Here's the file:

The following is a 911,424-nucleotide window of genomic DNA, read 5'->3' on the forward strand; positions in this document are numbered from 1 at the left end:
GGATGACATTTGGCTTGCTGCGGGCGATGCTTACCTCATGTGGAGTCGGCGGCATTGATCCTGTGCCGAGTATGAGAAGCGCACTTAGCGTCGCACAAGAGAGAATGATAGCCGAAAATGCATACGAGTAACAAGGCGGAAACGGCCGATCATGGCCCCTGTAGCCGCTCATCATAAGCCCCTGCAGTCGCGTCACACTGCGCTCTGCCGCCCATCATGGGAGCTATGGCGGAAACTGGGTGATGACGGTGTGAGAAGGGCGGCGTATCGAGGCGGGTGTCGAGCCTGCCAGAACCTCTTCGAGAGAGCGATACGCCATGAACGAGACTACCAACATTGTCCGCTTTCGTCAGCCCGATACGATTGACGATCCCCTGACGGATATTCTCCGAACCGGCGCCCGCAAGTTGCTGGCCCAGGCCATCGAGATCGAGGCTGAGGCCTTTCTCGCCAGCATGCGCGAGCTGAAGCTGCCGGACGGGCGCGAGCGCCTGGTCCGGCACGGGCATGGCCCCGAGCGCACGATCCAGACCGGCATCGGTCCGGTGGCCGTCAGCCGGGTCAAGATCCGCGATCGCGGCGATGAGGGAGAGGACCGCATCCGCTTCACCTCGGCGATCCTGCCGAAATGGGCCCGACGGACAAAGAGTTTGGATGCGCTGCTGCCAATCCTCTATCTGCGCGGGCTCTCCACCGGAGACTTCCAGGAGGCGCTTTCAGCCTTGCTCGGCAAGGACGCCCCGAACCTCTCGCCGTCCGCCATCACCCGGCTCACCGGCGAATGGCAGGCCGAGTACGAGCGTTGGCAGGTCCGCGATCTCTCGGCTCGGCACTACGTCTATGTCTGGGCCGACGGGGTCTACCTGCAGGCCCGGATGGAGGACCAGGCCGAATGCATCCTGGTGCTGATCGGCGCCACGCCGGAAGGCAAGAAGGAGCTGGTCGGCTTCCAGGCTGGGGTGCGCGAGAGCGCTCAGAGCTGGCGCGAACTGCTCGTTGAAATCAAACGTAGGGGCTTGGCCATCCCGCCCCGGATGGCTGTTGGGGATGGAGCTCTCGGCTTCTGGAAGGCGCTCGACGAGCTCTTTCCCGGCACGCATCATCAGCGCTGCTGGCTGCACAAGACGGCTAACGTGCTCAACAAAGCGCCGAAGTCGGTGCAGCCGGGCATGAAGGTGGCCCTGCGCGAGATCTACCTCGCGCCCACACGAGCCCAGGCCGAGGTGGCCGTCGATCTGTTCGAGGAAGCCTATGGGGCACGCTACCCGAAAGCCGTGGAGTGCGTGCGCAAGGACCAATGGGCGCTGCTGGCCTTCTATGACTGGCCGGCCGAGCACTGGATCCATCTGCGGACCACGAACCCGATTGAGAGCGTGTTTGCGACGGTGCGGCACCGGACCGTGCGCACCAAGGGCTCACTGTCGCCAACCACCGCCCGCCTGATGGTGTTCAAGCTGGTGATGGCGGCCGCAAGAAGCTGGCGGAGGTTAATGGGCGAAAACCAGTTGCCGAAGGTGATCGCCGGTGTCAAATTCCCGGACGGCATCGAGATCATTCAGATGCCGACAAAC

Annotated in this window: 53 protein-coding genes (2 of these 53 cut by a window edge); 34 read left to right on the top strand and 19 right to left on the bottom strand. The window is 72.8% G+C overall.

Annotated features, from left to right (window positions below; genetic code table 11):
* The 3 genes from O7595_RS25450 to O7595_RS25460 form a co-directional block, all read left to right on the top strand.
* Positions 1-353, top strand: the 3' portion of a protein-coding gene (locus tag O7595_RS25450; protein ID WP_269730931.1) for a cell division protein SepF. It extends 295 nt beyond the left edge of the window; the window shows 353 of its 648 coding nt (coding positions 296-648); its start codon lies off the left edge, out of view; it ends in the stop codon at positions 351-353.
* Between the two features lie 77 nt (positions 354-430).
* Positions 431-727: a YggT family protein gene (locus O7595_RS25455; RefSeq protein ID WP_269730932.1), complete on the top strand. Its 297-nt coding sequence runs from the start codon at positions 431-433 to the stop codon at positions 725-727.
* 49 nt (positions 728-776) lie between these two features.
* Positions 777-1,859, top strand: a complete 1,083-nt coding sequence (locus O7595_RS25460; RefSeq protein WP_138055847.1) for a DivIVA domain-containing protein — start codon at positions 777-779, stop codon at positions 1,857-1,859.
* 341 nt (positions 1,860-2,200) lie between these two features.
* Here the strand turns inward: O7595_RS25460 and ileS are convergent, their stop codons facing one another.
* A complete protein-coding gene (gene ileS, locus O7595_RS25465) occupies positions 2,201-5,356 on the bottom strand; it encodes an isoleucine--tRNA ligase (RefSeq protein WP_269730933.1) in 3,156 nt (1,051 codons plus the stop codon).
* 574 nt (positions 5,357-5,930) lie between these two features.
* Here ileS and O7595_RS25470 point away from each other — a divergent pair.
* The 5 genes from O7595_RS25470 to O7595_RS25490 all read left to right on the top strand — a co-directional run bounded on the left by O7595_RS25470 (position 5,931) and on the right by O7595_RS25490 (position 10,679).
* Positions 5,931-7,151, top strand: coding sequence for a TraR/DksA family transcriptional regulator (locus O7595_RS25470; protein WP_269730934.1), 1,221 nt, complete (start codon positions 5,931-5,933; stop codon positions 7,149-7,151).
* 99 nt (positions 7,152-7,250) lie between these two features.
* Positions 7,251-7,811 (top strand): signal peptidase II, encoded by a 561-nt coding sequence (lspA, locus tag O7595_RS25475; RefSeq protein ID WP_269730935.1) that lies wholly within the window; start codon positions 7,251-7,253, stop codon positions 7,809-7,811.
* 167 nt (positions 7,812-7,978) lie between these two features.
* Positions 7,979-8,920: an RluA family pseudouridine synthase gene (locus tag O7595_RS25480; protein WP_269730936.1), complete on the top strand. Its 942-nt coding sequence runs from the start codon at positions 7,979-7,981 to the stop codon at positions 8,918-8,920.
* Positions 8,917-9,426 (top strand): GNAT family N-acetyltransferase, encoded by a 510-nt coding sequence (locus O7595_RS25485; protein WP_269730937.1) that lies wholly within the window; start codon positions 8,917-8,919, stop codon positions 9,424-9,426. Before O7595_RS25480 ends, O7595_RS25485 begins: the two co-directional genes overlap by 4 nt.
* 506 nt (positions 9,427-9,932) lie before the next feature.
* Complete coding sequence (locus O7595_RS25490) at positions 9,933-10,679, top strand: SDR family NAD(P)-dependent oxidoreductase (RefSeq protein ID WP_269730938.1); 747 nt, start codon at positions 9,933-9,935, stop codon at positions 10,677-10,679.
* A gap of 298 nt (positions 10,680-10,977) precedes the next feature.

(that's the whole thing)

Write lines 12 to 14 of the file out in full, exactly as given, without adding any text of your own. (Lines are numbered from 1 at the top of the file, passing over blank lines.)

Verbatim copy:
* Here the strand turns inward: O7595_RS25460 and ileS are convergent, their stop codons facing one another.
* A complete protein-coding gene (gene ileS, locus O7595_RS25465) occupies positions 2,201-5,356 on the bottom strand; it encodes an isoleucine--tRNA ligase (RefSeq protein WP_269730933.1) in 3,156 nt (1,051 codons plus the stop codon).
* 574 nt (positions 5,357-5,930) lie between these two features.